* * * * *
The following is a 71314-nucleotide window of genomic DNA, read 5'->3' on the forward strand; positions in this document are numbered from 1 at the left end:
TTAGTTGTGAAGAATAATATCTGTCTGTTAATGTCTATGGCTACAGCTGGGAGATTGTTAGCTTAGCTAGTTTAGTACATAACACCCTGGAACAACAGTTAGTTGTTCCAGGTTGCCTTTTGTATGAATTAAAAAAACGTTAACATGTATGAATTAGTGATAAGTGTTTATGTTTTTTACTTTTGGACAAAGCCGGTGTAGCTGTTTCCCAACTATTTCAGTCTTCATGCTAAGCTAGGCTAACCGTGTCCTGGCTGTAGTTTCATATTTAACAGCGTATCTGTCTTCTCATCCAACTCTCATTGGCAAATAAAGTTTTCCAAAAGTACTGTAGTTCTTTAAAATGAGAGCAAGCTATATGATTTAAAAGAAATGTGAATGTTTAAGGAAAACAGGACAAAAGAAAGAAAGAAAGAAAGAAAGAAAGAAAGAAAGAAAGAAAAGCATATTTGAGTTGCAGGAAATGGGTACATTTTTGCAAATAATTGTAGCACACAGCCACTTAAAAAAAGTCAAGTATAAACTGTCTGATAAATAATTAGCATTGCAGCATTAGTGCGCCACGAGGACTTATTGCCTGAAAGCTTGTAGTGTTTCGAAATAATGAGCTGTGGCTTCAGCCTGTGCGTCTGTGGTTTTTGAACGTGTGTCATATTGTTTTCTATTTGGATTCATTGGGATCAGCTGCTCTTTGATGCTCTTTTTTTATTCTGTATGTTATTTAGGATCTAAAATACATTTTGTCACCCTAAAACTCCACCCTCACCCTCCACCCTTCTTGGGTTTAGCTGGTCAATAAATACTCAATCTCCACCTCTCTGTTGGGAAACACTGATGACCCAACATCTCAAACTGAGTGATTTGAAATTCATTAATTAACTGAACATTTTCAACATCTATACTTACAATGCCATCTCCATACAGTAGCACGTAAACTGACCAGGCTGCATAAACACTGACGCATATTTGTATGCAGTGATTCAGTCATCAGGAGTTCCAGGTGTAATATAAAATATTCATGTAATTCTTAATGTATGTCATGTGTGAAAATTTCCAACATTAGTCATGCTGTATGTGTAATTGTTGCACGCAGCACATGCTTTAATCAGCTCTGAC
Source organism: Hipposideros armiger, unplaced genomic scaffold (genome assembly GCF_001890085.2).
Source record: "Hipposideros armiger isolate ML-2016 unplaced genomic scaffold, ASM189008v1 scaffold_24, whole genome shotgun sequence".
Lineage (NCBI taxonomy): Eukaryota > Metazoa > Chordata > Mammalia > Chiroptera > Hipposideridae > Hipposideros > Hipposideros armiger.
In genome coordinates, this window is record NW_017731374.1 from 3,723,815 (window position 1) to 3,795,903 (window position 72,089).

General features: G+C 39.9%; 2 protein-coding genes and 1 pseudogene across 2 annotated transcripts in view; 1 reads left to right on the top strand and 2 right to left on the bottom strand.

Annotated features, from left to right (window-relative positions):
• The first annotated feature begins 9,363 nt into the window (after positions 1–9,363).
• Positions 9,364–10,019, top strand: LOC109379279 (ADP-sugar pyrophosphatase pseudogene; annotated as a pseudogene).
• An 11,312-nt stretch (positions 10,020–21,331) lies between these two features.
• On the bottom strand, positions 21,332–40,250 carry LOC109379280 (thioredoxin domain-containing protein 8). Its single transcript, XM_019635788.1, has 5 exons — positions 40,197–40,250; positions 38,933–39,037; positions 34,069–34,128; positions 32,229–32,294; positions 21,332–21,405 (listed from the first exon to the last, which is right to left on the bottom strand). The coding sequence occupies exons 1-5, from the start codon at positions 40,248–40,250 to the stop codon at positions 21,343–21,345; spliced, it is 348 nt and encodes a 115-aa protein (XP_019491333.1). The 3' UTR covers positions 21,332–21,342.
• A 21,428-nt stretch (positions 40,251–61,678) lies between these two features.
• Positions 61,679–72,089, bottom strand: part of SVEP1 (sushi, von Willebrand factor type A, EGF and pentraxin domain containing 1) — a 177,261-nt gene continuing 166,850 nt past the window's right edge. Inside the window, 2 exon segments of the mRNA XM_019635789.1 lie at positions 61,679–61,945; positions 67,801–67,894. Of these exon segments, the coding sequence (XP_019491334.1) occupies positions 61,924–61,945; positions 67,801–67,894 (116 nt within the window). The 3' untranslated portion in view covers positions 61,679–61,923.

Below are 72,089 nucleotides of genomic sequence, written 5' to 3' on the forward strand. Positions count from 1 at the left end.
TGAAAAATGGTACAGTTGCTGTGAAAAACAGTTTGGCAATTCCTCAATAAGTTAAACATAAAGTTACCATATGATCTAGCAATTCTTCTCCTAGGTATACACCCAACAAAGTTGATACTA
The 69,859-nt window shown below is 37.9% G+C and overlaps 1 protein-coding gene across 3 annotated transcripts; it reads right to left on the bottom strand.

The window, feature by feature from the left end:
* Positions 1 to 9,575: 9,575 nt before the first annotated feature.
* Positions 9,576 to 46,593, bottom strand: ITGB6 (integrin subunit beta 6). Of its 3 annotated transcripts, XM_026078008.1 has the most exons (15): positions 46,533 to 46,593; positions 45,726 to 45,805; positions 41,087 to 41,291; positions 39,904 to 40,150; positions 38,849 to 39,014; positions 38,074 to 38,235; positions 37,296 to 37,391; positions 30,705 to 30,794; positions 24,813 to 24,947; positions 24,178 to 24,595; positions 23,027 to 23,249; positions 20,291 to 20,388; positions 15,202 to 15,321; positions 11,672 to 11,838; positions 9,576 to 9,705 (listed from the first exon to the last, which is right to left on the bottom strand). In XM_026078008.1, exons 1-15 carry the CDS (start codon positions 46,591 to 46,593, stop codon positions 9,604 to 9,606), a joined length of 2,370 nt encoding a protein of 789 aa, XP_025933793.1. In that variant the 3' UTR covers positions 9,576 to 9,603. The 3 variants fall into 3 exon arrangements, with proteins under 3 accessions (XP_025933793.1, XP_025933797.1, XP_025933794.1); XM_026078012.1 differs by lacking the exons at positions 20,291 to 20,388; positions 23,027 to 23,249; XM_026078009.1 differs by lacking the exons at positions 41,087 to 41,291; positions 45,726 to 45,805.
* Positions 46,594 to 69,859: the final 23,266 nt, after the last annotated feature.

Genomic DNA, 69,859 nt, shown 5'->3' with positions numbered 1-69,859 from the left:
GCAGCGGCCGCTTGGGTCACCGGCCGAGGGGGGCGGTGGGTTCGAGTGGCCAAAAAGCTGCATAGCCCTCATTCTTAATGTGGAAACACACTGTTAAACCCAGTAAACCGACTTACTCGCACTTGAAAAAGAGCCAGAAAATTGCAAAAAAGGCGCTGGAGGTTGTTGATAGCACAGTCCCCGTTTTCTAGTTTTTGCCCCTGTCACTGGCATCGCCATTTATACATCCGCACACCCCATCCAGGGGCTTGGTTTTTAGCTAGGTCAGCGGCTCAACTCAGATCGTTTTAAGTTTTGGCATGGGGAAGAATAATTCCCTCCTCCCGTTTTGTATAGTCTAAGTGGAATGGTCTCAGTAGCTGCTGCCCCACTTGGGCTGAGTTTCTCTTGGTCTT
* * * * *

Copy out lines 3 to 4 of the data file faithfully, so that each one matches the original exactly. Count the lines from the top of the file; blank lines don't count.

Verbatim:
Source organism: Hipposideros armiger, unplaced genomic scaffold (genome assembly GCF_001890085.2).
Source record: "Hipposideros armiger isolate ML-2016 unplaced genomic scaffold, ASM189008v1 scaffold_24, whole genome shotgun sequence".